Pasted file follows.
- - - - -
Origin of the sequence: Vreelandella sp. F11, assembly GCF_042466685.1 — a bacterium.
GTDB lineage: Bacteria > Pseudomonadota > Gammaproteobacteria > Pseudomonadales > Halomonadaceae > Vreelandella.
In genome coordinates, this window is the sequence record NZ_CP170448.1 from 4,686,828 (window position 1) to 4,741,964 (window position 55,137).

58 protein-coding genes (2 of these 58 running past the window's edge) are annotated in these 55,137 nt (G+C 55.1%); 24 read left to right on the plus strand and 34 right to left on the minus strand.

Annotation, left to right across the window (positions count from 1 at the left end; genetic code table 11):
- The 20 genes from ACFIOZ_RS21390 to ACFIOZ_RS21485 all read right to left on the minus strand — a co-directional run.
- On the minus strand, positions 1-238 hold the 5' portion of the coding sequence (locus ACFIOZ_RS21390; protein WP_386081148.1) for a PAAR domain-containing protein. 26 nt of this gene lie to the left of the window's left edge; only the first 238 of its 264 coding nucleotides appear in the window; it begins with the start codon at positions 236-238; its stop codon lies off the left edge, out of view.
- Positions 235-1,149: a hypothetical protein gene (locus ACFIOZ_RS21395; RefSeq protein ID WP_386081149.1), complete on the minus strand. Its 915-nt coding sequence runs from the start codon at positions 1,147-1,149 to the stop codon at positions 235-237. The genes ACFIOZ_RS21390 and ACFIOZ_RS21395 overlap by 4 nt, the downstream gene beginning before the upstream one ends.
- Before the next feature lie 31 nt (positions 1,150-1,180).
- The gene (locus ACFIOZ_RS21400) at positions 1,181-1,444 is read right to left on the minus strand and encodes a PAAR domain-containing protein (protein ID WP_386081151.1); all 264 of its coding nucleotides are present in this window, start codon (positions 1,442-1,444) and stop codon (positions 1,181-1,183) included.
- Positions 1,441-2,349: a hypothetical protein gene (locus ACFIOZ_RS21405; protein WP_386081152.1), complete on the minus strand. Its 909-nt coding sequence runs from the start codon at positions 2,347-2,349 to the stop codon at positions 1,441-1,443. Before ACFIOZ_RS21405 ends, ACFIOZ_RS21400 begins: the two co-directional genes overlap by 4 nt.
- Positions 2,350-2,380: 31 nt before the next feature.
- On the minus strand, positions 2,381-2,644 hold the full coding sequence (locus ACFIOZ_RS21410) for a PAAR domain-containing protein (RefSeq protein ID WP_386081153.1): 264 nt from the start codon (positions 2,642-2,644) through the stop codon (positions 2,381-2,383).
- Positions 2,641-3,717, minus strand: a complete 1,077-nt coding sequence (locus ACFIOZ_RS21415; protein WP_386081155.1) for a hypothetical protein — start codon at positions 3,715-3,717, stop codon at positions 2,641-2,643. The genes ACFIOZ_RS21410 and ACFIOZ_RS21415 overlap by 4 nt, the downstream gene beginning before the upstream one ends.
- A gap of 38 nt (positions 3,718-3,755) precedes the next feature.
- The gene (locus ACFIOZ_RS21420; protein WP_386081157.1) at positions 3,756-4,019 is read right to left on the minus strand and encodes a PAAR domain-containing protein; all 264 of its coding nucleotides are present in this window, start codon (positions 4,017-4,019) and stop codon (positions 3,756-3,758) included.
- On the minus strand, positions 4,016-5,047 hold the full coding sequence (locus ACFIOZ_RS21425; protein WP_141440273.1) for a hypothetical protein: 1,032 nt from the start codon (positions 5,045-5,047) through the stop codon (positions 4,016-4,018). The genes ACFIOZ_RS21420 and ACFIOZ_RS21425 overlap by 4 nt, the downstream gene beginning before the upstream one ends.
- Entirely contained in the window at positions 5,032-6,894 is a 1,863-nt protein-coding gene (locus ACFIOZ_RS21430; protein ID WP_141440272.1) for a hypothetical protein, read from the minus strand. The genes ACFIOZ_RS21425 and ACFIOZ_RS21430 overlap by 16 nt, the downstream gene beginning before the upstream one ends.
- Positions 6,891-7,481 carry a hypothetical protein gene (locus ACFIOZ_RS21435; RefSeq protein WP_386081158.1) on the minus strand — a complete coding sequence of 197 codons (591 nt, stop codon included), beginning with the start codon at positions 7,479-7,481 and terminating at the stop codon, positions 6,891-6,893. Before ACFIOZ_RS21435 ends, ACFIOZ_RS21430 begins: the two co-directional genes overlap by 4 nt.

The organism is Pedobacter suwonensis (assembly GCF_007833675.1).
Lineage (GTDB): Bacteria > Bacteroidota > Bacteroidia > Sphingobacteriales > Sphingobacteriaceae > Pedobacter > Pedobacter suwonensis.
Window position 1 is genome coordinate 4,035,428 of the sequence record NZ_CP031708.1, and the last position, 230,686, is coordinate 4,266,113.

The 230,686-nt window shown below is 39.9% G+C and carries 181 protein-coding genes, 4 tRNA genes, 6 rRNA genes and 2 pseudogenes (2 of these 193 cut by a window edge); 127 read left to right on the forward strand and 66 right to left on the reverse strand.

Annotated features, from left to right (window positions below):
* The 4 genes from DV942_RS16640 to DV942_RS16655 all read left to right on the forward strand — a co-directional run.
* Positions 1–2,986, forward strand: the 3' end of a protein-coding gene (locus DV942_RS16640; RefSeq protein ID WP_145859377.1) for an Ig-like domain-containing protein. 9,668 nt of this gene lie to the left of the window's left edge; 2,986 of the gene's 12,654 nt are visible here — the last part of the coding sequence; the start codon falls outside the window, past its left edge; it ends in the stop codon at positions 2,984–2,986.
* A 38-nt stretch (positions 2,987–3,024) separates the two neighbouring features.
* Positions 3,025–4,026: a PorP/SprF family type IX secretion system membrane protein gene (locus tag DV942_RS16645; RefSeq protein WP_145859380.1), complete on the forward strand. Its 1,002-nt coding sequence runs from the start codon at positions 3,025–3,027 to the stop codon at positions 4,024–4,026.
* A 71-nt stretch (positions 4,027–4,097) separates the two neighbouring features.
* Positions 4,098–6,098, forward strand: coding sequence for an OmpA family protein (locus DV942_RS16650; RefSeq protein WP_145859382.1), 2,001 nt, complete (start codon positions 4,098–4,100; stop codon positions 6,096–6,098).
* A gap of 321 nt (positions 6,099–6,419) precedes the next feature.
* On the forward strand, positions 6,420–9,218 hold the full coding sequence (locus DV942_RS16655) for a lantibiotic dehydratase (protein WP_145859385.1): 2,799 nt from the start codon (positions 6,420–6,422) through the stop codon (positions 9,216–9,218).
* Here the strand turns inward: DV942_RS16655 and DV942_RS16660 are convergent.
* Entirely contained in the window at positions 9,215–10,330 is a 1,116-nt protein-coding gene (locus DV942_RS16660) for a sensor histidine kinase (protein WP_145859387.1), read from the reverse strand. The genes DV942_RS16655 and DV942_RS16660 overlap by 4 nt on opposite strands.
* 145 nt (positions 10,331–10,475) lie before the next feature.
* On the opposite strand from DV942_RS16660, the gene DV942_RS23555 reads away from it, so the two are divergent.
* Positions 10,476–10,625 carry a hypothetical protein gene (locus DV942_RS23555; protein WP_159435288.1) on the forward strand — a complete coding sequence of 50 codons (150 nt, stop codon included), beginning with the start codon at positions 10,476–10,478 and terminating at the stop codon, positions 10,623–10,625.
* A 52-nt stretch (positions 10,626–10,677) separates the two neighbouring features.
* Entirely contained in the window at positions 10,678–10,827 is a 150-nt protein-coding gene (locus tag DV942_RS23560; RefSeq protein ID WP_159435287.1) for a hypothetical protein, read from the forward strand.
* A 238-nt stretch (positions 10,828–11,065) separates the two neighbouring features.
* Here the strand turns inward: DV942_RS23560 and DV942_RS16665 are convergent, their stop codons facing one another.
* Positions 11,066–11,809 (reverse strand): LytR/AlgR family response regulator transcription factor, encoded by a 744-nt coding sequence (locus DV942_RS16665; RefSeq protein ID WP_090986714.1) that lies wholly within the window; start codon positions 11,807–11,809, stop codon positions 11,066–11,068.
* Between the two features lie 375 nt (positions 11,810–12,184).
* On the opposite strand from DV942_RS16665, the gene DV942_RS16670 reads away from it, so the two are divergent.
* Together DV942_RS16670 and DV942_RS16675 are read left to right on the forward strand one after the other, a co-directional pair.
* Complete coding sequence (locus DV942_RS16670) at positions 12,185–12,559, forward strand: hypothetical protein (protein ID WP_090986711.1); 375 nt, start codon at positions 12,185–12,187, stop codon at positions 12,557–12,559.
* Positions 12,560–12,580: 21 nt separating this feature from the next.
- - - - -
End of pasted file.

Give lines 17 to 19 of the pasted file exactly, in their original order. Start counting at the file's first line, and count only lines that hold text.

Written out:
- On the minus strand, positions 4,016-5,047 hold the full coding sequence (locus ACFIOZ_RS21425; protein WP_141440273.1) for a hypothetical protein: 1,032 nt from the start codon (positions 5,045-5,047) through the stop codon (positions 4,016-4,018). The genes ACFIOZ_RS21420 and ACFIOZ_RS21425 overlap by 4 nt, the downstream gene beginning before the upstream one ends.
- Entirely contained in the window at positions 5,032-6,894 is a 1,863-nt protein-coding gene (locus ACFIOZ_RS21430; protein ID WP_141440272.1) for a hypothetical protein, read from the minus strand. The genes ACFIOZ_RS21425 and ACFIOZ_RS21430 overlap by 16 nt, the downstream gene beginning before the upstream one ends.
- Positions 6,891-7,481 carry a hypothetical protein gene (locus ACFIOZ_RS21435; RefSeq protein WP_386081158.1) on the minus strand — a complete coding sequence of 197 codons (591 nt, stop codon included), beginning with the start codon at positions 7,479-7,481 and terminating at the stop codon, positions 6,891-6,893. Before ACFIOZ_RS21435 ends, ACFIOZ_RS21430 begins: the two co-directional genes overlap by 4 nt.